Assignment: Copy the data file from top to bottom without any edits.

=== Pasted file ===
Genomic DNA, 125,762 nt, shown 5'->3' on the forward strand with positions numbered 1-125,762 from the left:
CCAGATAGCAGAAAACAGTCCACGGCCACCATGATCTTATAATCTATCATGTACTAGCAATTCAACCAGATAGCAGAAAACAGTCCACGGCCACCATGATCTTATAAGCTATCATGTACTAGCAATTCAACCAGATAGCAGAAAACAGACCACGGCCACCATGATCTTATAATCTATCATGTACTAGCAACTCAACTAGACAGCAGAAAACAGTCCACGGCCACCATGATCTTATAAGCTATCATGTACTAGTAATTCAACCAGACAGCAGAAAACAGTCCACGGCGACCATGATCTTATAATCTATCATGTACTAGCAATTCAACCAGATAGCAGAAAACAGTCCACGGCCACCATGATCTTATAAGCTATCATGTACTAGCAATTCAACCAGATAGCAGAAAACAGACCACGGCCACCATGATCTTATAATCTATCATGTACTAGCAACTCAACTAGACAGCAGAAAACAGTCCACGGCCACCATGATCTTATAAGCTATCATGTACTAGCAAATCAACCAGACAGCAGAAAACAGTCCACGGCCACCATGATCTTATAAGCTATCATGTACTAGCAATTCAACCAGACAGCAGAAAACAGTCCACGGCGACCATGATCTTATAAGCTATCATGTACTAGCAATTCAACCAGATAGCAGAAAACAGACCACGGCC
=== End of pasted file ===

Genomic DNA, 125,762 nt, shown 5'->3' on the forward strand with positions numbered 1-125,762 from the left:
CCAGATAGCAGAAAACAGTCCACGGCCACCATGATCTTATAATCTATCATGTACTAGCAATTCAACCAGATAGCAGAAAACAGTCCACGGCCACCATGATCTTATAAGCTATCATGTACTAGCAATTCAACCAGATAGCAGAAAACAGACCACGGCCACCATGATCTTATAATCTATCATGTACTAGCAACTCAACTAGACAGCAGAAAACAGTCCACGGCCACCATGATCTTATAAGCTATCATGTACTAGTAATTCAACCAGACAGCAGAAAACAGTCCACGGCGACCATGATCTTATAATCTATCATGTACTAGCAATTCAACCAGATAGCAGAAAACAGTCCACGGCCACCATGATCTTATAAGCTATCATGTACTAGCAATTCAACCAGATAGCAGAAAACAGACCACGGCCACCATGATCTTATAATCTATCATGTACTAGCAACTCAACTAGACAGCAGAAAACAGTCCACGGCCACCATGATCTTATAAGCTATCATGTACTAGCAAATCAACCAGACAGCAGAAAACAGTCCACGGCCACCATGATCTTATAAGCTATCATGTACTAGCAATTCAACCAGACAGCAGAAAACAGTCCACGGCGACCATGATCTTATAAGCTATCATGTACTAGCAATTCAACCAGATAGCAGAAAACAGACCACGGCC